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Dengue fever spreading in south

Unclean water storage tanks in slums have been blamed for the spread of the dengue-carrying mosquito
Unclean water storage tanks in slums have been blamed for the spread of the dengue-carrying mosquito (Adel Yahya/IRIN)

Outbreaks of mosquito-borne dengue fever in the southern and eastern governorates of Hadhramaut, Taiz, Aden and Abyan have left dozens dead in the past few months, and are claiming an increasing number of lives, according to officials.

On 13 July, local news website al-Sahwa.net, affiliated with the opposition Islah Party, quoted Rabea al-Abd Ba-Musa, head of the Ministry of Public Health & Population’s office in Hadhramaut Governorate, as saying that dengue was spreading rapidly in various districts of the provincial capital, Mukalla.

Twelve people had died since April and 1,442 people had been infected in Mukalla city, Ba-Musa said. He complained of lack of funds to combat the disease.

Abdulbari Dughaish, a member of parliament (MP) from Aden Governorate, said dozens of slum residents in the governorate had died from dengue over the past few months and more than 150 had been infected.

"I receive calls on a daily basis from patients and relatives of the dead seeking help… Many people died at home as they were unable to cover the cost of treatment in hospitals," he said.

Water shortages meant slum residents stored water in uncovered tanks, he said. “This is a primary factor in the spread of dengue, malaria and other vector-communicated diseases."

More IRIN stories on dengue
 SRI LANKA: Colombo braces for dengue outbreak
 In Brief: Cape Verde responds to first-ever dengue epidemic
 BANGLADESH: Dengue outbreak feared in Dhaka
 PAKISTAN: Dengue fever - more hype than numbers?

Taiz and Abyan 

According to a November 2009 survey by the Central Lab of the Republican Hospital in Taiz Governorate, 490,000 people (82 percent of the governorate’s estimated 597,000 urban population) were living in environments that exposed them to dengue infection. The survey said 2,000 people had been infected.

Al-Sahwa.net also reported that hundreds of dengue-infected cases had been discovered in recent weeks in the southern governorate of Abyan; it was suspected that hundreds of other cases had gone undiagnosed.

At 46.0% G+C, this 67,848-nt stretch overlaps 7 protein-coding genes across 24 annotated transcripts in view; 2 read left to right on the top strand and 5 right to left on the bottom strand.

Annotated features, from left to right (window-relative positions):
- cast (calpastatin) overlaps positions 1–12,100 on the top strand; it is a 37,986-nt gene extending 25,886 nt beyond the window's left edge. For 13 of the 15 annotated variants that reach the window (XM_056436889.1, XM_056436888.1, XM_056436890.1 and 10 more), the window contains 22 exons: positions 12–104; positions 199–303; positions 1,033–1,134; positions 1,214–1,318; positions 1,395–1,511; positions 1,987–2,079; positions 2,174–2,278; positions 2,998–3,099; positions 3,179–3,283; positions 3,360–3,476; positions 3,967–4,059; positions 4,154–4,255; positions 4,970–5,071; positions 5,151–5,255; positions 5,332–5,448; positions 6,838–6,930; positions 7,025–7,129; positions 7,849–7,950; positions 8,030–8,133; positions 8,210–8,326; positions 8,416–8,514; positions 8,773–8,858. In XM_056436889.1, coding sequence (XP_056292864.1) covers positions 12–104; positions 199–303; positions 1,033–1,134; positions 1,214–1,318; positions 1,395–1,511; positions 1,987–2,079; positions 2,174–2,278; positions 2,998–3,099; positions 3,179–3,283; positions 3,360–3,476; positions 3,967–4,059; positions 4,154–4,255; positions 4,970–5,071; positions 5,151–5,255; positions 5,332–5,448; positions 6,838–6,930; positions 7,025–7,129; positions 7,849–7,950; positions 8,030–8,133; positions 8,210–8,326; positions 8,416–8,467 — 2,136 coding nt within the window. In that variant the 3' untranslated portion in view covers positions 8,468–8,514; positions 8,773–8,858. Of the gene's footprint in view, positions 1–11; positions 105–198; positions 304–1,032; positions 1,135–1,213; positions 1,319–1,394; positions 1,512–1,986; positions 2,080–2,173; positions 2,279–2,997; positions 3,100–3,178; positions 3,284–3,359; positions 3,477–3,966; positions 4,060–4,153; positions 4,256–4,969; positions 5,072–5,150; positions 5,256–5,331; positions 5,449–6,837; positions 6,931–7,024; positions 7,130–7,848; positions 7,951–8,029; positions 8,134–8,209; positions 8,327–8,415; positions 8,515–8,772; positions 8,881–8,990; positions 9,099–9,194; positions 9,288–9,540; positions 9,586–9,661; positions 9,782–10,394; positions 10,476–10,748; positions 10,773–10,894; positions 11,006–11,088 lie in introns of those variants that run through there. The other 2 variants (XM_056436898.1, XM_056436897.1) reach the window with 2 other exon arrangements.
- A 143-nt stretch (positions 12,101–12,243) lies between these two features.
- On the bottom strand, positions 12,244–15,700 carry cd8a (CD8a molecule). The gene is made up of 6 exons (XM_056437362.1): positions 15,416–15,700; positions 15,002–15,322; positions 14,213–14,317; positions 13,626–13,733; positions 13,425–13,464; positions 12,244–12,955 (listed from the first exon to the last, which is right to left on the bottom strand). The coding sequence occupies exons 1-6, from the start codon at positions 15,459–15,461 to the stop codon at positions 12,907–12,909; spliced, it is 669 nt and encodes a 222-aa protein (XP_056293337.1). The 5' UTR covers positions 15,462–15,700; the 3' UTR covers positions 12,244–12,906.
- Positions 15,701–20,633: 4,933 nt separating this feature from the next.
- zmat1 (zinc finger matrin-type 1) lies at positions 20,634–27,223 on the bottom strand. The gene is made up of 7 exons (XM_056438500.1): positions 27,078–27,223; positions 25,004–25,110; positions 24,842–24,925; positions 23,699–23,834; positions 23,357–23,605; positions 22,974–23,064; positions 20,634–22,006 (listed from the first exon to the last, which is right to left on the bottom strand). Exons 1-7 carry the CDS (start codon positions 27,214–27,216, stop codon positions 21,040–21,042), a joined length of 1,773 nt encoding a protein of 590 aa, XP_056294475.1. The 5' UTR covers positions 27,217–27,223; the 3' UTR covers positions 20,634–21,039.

Dengue fever was first detected in Yemen in the early 1990s and there have been intermittent outbreaks over the years. Common dengue symptoms include high fever, headache, acute pain in the joints and skin rash. According to the World Health Organization (WHO), the potentially lethal form of the disease is known as dengue haemorrhagic fever, and causes convulsions, vomiting and bleeding.

There are four primary factors behind the repeated outbreaks of dengue in water-scarce Taiz Governorate, according to Shawqi al-Qadhi, a member of parliament from the governorate: "The fertile environment for mosquito breeding, lack of early diagnosis systems, poor health awareness among citizens and poverty,” he said, adding: "And the poor cannot afford to pay for expensive medicines prescribed by physicians."

He criticized the Public Health Ministry for being unable to curb the epidemic, which most other countries eliminated decades ago.

"The cost of an early diagnosis system is US$9,000-10,000… It’s shameful of the government and its ministry to postpone the provision of such systems from one year to another," al-Qadhi said.

Mixed views on spraying

Lakhdhar Lasour, head of Aden's Public Health Ministry office, said his department had carried out a massive pesticide spraying campaign last month in the governorate's slums.

Attacking the sites of mosquito reproduction was the best way to fight the disease as there was no effective medicine to treat infected people, he told IRIN. "A patient is given only painkillers and fluids until he or she recovers.”

However, Aden MP Dughaish, who is also a member of the parliamentary health committee, said spraying campaigns were inadequate. "It’s possible for spraying to kill flying vectors in the air, but not the Aedes mosquitoes [which causes dengue] in drinking water or inside abandoned vehicle tyres," he said.


This article was produced by IRIN News while it was part of the United Nations Office for the Coordination of Humanitarian Affairs. Please send queries on copyright or liability to the UN. For more information: https://shop.un.org/rights-permissions

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